"I first looked at Toyotas, but they've been changed too often, which hurts the donor pool. I eventually came to Chevy. GM made almost three million S10 Blazers and S15 Jimmys basically unchanged from 1963 to 1994. And it has a pretty short 100.5 inch wheelbase -- pickups are about six inches longer -- so I didn't have to shorten the frame."

Our conversation outside the valet parking stand at the Four Seasons hotel in Newport Beach was interrupted by two very elegant women on their way in for Sunday brunch. "Excuse us, but we're just all in a dither," said one, wagging both hands in the air. After answering their what, where, and how-much-money questions, Caroselli sent them trotting on their way with color brochures and the price list. ($3995 for the basic composite body panel kit; $5795 for the body panels and the trim hardware you see on the Rodster here. You provide the paint job.)

It was a fine, sunny day, so we decided to cruise Balboa Island. The Rodster felt surprisingly happy, with a little extra slop in the steering, an indication of the 104,000-mile Blazer-under-the-skin. It was. (Your Rodster will only be as good as the donor vehicle you start with, obviously.) Caroselli's mechanical modifications are carefully considered. "I lowered the suspension front and rear three inches. It would look better even lower, but I didn't want to worry about speed bumps and getting on ferries, and so on. If you want to slam it, it's easy. You just slam it."

He lowered it by changing the front lower A-arms, which altered the front camber geometry and gave the Rodster's steering a more carlike feel. He also put lighter and flatter Posie's springs in the rear. Another benefit of the Rodster's Blazer heritage is the active aftermarket for hotted-up Blazer components like shocks and wheels for maximum personalization. Caroselli installed a nice rumbly Gibson exhaust and added a Z-Industries chip to recurve the computer for a gain of 25 horsepower (from 160 to 185) from the 4.3-liter V-6 engine.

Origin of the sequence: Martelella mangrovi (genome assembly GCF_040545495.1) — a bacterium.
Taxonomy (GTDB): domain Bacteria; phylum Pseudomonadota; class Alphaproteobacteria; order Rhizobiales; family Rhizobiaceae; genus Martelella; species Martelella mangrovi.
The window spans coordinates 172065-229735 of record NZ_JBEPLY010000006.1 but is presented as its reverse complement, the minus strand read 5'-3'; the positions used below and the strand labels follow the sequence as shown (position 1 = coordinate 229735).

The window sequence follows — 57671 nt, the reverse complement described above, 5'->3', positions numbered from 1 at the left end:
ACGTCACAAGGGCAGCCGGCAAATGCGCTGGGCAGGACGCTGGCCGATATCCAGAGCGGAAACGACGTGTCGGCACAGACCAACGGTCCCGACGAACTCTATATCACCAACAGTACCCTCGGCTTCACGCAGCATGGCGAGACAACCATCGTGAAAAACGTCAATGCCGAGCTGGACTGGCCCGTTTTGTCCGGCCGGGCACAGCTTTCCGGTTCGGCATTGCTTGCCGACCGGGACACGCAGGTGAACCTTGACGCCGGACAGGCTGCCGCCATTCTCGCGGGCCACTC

"Hey!" a guy yelled from the curb. "Cool!"

This Rodster was riding on some pretty meaty BFGoodrich tires -- 225/50R-15s in the front and 265/60R-15s in back -- which made the turn-in kind of squidgy. Tokico shocks were probably overkill, adding to the harshness of the tires, and Caroselli opined that he might switch to Monroe shocks and change the front tires to 60-series.

We drove onto the Balboa ferry past a little guy who hopped up and down, pointed, and yelled, "Dad! Dad! Look! Cool!"

"Cool," said two pedestrian passengers on the ferry. "Where did you get it?"

We headed back to the Four Seasons, and Caroselli admitted he wasn't quite sure where he was heading with his Rodster. "I'm seeing an incredible interest in a turnkey product from people with money but no time or inclination to pick up a wrench. But I don't have the resources to set up that kind of business. I can build to an order, but not to an order of 100. In fact, I don't want to become a guy with a shop with forty people cranking out cars. I'm an artist. Is that wrong? I guess I'm not sure what I want. This thing just seems to have a life of its own, and I'm dancing with it as fast as I can."

"What IS it? Who makes it?" yelled a guy in a Chevy pickup. Brochures advertising Caroselli Design in El Segundo, California (310-322-2767), sailed into his open window as we drove alongside.